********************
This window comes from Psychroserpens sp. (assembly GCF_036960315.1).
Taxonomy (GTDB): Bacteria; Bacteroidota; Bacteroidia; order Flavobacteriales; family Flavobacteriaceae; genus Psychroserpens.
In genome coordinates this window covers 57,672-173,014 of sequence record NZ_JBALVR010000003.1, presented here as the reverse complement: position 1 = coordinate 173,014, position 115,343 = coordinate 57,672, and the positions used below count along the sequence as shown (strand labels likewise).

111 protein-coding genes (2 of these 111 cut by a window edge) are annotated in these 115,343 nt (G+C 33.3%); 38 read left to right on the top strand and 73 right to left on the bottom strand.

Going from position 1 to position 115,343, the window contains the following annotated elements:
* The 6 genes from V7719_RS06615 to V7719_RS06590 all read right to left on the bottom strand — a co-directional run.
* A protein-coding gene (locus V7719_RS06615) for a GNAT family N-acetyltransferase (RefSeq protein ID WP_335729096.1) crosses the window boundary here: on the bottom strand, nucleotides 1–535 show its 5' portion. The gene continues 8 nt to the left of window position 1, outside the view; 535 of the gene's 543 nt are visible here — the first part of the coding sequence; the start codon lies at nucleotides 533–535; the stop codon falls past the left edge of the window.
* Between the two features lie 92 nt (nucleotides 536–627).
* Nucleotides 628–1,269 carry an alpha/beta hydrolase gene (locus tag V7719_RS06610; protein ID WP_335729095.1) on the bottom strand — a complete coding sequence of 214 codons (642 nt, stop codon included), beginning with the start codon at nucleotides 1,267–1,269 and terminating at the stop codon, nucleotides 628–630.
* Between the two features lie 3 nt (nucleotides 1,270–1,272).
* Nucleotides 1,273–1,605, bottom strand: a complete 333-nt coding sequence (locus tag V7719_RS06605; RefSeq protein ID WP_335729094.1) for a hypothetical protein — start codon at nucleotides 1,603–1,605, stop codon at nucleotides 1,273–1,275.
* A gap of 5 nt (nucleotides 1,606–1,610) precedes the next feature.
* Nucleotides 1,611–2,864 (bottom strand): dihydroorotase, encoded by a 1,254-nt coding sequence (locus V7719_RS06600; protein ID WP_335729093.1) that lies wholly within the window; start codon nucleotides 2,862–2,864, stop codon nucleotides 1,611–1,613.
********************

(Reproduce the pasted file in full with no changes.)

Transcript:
This window comes from Psychroserpens sp. (assembly GCF_036960315.1).
Taxonomy (GTDB): Bacteria; Bacteroidota; Bacteroidia; order Flavobacteriales; family Flavobacteriaceae; genus Psychroserpens.
In genome coordinates this window covers 57,672-173,014 of sequence record NZ_JBALVR010000003.1, presented here as the reverse complement: position 1 = coordinate 173,014, position 115,343 = coordinate 57,672, and the positions used below count along the sequence as shown (strand labels likewise).

111 protein-coding genes (2 of these 111 cut by a window edge) are annotated in these 115,343 nt (G+C 33.3%); 38 read left to right on the top strand and 73 right to left on the bottom strand.

Going from position 1 to position 115,343, the window contains the following annotated elements:
* The 6 genes from V7719_RS06615 to V7719_RS06590 all read right to left on the bottom strand — a co-directional run.
* A protein-coding gene (locus V7719_RS06615) for a GNAT family N-acetyltransferase (RefSeq protein ID WP_335729096.1) crosses the window boundary here: on the bottom strand, nucleotides 1–535 show its 5' portion. The gene continues 8 nt to the left of window position 1, outside the view; 535 of the gene's 543 nt are visible here — the first part of the coding sequence; the start codon lies at nucleotides 533–535; the stop codon falls past the left edge of the window.
* Between the two features lie 92 nt (nucleotides 536–627).
* Nucleotides 628–1,269 carry an alpha/beta hydrolase gene (locus tag V7719_RS06610; protein ID WP_335729095.1) on the bottom strand — a complete coding sequence of 214 codons (642 nt, stop codon included), beginning with the start codon at nucleotides 1,267–1,269 and terminating at the stop codon, nucleotides 628–630.
* Between the two features lie 3 nt (nucleotides 1,270–1,272).
* Nucleotides 1,273–1,605, bottom strand: a complete 333-nt coding sequence (locus tag V7719_RS06605; RefSeq protein ID WP_335729094.1) for a hypothetical protein — start codon at nucleotides 1,603–1,605, stop codon at nucleotides 1,273–1,275.
* A gap of 5 nt (nucleotides 1,606–1,610) precedes the next feature.
* Nucleotides 1,611–2,864 (bottom strand): dihydroorotase, encoded by a 1,254-nt coding sequence (locus V7719_RS06600; protein ID WP_335729093.1) that lies wholly within the window; start codon nucleotides 2,862–2,864, stop codon nucleotides 1,611–1,613.